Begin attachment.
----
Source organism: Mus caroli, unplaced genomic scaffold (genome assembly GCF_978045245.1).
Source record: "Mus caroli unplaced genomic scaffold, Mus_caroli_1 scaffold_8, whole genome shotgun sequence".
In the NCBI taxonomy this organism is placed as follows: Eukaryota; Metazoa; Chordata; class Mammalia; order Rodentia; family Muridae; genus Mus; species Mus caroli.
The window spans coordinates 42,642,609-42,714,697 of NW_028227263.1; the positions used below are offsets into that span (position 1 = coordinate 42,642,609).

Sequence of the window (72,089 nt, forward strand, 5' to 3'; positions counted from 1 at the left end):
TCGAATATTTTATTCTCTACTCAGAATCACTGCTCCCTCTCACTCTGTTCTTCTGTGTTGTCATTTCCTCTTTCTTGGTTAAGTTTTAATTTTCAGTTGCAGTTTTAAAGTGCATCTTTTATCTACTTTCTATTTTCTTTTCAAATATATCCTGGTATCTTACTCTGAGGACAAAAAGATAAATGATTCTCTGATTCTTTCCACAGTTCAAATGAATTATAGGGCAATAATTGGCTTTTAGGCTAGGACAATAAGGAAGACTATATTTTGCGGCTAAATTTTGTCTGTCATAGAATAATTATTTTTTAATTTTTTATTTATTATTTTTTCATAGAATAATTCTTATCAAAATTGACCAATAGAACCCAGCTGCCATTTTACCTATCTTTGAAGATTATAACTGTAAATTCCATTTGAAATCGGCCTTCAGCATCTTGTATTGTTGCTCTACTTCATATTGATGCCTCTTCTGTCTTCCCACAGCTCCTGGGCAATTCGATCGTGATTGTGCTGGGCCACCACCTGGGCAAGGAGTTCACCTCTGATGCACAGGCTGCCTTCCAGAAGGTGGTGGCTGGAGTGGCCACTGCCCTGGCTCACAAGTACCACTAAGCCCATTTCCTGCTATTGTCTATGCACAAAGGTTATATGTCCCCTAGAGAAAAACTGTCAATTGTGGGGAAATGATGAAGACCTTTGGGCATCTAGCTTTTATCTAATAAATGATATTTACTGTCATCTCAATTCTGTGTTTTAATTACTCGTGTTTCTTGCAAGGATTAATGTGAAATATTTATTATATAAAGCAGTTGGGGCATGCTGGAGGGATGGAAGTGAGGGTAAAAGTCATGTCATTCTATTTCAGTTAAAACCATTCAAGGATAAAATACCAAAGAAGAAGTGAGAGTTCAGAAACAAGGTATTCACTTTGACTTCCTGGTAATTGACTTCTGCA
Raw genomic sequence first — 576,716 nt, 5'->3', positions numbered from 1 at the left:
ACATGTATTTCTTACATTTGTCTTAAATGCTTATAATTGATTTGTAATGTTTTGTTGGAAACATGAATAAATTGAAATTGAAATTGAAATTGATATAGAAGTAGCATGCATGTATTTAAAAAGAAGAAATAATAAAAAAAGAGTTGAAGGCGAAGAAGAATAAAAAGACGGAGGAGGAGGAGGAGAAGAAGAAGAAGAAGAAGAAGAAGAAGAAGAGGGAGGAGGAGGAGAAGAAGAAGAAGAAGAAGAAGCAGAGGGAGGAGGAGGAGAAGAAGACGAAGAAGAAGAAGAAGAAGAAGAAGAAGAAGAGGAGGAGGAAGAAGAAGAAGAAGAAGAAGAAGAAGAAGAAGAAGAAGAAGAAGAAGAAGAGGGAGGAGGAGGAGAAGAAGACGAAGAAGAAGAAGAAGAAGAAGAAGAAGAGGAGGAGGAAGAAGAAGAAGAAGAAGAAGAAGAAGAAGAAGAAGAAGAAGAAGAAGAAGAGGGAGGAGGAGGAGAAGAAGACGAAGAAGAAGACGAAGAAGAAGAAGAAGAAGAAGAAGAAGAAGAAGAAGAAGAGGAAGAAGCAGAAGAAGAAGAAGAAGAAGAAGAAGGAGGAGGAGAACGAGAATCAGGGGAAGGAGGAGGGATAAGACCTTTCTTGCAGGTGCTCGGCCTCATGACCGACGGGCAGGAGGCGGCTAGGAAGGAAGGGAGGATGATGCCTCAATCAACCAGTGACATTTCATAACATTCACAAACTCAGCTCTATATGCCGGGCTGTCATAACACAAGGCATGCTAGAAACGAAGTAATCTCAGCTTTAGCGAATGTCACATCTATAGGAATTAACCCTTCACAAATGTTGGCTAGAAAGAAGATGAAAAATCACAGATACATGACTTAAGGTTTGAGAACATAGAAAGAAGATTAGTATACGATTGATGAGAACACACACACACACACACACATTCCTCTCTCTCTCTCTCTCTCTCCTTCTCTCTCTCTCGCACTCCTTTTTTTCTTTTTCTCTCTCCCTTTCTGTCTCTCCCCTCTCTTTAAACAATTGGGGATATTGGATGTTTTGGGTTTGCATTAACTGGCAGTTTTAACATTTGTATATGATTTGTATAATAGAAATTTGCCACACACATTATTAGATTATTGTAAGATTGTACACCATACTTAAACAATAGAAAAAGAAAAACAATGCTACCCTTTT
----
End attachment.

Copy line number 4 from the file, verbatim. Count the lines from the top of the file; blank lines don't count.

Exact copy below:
The window spans coordinates 42,642,609-42,714,697 of NW_028227263.1; the positions used below are offsets into that span (position 1 = coordinate 42,642,609).